Spotlight: Kathryn Edwards
In this series we are sharing some of the wonderful photographers who make up the NineDots Community. Finding out what makes them tick and the what, why and how behind some of the work they are most proud of. Today it’s Nottingham Wedding Photographer – Kathryn Edwards shares her favourite 3 images and why she loves them so much.
WHY WEDDING PHOTOGRAPHY?
I have been photographing weddings for over 10 years. In fact I went full time exactly 10 years ago. I know that because my son is 10, and I had a baby and became a full time wedding photographer in the same year. That was a hard year. My son was 6 weeks old when I shot my first wedding. I won’t go into too much detail about breast pumping at weddings and being utterly exhausted all the time. But let’s just say in a male dominated industry the spaces for female wedding photographers to talk about these things didn’t exist like they do now. I am veering off the question. But wanted to highlight some of the issues that affect female photographers differently to males. Anyway, from that year on my business snowballed and I was shooting weddings full time and enjoying every single one. My favourite thing about being a wedding photographer is actually the moments of the wedding itself. Not just taking pictures, which I obviously love. I enjoy meeting new people, chatting with the grandmas, listening to the speeches, and definitely having a boogie at the end of the night. One of my favourite compliments I receive from my couples is that their friends and family thought I was an old friend because I blended in so well. Or someone will come up to me and say “it looks like you are enjoying yourself.” I generally am. But I also feel like that is a big part of my job – to look like I am enjoying myself, so that everyone else does too, and then that’s what you get in the photos. People enjoying themselves with you!
Kathryn’s favourite 3 photos
I am a big fan of bridal portraits in window light and these photos in the morning are a bit of a signature shot for me. They are always quite dark and theatrical, with a beautiful stillness about them. There is something lovely about that stillness after the buzz of getting ready, where the bride has a moment to compose herself. Just the act of looking out of the window brings a beautiful sereneness to the photo. Having said all that, the one I have decided to showcase was taken before I took the bridal portraits. It has the same dark theatrical feel and the same stillness. But I chose it because of the accidental element I only noticed in post production. Or certainly after I took the shot. I would like to say the composition was completely planned or staged. But the truth is Hannah’s dad just walked into frame (reflected in the mirror) and I took the photo without even realising at first that he was there. He couldn’t see her getting ready at The Venue in Halifax. So I think this adds to the quiet anticipation of the image. I like this image for all the reasons mentioned above. But also I think it represents my style quite nicely. I love the theatre. I trained as an actress so I have a background in theatre and film and still tread the boards from time to time. I also take photographs of productions at my local theatre and I think without even realising it, this influence seeps into my wedding photography. It informs the way I use light and the way I tell the story of the wedding day. This moment captures all those things quite nicely.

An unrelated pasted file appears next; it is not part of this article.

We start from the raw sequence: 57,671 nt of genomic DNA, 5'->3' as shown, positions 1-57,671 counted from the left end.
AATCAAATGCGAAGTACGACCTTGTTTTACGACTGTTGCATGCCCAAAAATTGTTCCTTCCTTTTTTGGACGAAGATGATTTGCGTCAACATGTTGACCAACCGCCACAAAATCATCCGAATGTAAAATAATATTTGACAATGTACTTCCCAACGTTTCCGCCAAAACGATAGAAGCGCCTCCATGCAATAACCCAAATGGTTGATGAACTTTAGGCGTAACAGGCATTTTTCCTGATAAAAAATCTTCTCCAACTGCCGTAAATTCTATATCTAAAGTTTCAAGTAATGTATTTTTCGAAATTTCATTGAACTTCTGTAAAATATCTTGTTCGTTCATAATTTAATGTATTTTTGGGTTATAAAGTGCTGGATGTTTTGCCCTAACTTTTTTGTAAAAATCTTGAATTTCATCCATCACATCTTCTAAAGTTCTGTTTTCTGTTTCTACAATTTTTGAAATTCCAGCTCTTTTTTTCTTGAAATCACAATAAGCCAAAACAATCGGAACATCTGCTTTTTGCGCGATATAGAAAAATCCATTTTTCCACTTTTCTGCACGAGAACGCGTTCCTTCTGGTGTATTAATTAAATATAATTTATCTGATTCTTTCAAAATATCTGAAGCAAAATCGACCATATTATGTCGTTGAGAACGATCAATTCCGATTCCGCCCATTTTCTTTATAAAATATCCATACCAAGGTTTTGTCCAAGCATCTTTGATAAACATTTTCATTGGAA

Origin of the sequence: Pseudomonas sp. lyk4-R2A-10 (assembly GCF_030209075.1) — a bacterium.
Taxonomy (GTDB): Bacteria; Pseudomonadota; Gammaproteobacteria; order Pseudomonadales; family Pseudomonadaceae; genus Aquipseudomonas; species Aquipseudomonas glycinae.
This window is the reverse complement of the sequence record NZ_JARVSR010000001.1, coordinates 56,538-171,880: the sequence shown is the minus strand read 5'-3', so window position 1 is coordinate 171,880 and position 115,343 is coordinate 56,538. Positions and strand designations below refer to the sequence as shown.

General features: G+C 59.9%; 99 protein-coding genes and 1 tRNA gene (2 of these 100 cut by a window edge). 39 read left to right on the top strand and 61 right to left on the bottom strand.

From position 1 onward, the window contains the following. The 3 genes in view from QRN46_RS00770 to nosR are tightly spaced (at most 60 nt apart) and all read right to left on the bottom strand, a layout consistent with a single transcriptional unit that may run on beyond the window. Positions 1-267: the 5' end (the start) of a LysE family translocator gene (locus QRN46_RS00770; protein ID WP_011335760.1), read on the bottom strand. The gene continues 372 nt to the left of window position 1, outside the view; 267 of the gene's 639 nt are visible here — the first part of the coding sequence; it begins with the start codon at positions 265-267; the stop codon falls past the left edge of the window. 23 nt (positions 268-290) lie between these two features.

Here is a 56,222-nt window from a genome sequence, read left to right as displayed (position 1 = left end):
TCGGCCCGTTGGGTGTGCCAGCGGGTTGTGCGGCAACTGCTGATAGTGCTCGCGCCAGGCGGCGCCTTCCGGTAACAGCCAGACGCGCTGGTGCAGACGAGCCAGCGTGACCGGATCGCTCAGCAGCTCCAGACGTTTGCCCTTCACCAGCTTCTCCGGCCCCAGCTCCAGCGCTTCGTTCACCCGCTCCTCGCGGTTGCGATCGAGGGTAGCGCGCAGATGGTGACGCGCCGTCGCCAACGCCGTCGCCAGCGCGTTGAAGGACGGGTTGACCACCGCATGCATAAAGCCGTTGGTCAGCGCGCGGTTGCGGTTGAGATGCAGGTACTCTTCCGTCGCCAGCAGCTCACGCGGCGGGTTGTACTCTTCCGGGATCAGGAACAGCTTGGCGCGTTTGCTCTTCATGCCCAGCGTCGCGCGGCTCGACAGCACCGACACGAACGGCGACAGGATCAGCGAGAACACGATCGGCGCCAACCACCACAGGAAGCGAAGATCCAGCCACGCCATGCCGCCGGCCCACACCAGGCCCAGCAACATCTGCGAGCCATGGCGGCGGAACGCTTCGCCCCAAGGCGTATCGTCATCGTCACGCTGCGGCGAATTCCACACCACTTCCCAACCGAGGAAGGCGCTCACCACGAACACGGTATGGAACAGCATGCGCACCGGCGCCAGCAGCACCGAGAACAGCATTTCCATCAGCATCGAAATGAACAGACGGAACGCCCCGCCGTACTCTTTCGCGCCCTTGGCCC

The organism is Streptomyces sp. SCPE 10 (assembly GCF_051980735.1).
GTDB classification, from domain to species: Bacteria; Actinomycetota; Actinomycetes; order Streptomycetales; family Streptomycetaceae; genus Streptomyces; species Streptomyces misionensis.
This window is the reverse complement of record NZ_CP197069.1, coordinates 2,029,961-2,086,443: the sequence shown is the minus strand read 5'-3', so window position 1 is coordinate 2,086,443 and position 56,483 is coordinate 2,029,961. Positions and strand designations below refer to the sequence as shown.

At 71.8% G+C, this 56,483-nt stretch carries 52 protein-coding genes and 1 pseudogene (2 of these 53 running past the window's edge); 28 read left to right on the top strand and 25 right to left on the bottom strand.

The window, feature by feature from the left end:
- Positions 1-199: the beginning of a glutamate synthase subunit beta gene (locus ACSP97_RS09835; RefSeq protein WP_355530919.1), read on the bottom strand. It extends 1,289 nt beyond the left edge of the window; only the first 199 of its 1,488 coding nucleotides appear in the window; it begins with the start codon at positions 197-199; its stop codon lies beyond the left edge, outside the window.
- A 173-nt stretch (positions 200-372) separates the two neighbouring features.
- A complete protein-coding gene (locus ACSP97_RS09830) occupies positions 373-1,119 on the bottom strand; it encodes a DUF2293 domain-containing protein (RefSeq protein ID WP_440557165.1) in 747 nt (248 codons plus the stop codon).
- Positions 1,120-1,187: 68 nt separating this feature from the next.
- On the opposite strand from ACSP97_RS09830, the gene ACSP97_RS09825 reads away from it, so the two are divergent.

I took this photo in Lockdown. It represents everything that 2020 was for me! Hannah and Joe (a different Hannah to the above) like many of my 2020 couples had to postpone their wedding. But they decided that as well as having a larger celebration in 2021, they would still get married in 2020 with an intimate ceremony in Norfolk, followed by ice-creams on the beach with their nearest and dearest. I think restrictions were 12 or 14 for ceremonies at the time. I communicated a lot with my clients during lockdown, and nine-dots was a great source of support during that time. I will talk about that later. So I ended up shooting 10 small weddings in 2020, and I loved every single one. They were all so special and intimate and Hannah and Joe’s day will be forever burned in my memory. It was very low key, with Hannah just wearing a nice tea dress and veil, which I loved. After the ceremony we parked up in Sheringham, and wandered down to the beach stopping for ice-cream on the way. I can still remember the delightful feel of the sand between my toes and paddling in the sea on a warm September afternoon. In the end everyone took their shoes off to paddle in the sea and it was such a lovely moment. Joe rolled his trousers up and ended up completely soaked. After this we went back to Hannah’s parents home for a barbecue and cake. They welcomed me like one of the family, which I felt I practically was since embedding myself as the family photographer. I had already photographed Hannah’s sister’s wedding a few years previously and also Hannah’s mum’s graduation when she got her PHD. So it was so wonderful to return. Perhaps this is another reason I’m drawn to this photo as it represents more than the sum of its parts. It reminds me of a very difficult time, where my couples fought against the odds to carry on regardless. Where such beautiful simple moments like paddling in the sea with an icecream in hand can be all that a wedding needs to be. Where I put my feet in the sea for the first time that year and forgot about everything that had happened in the past year and just felt at peace with the world.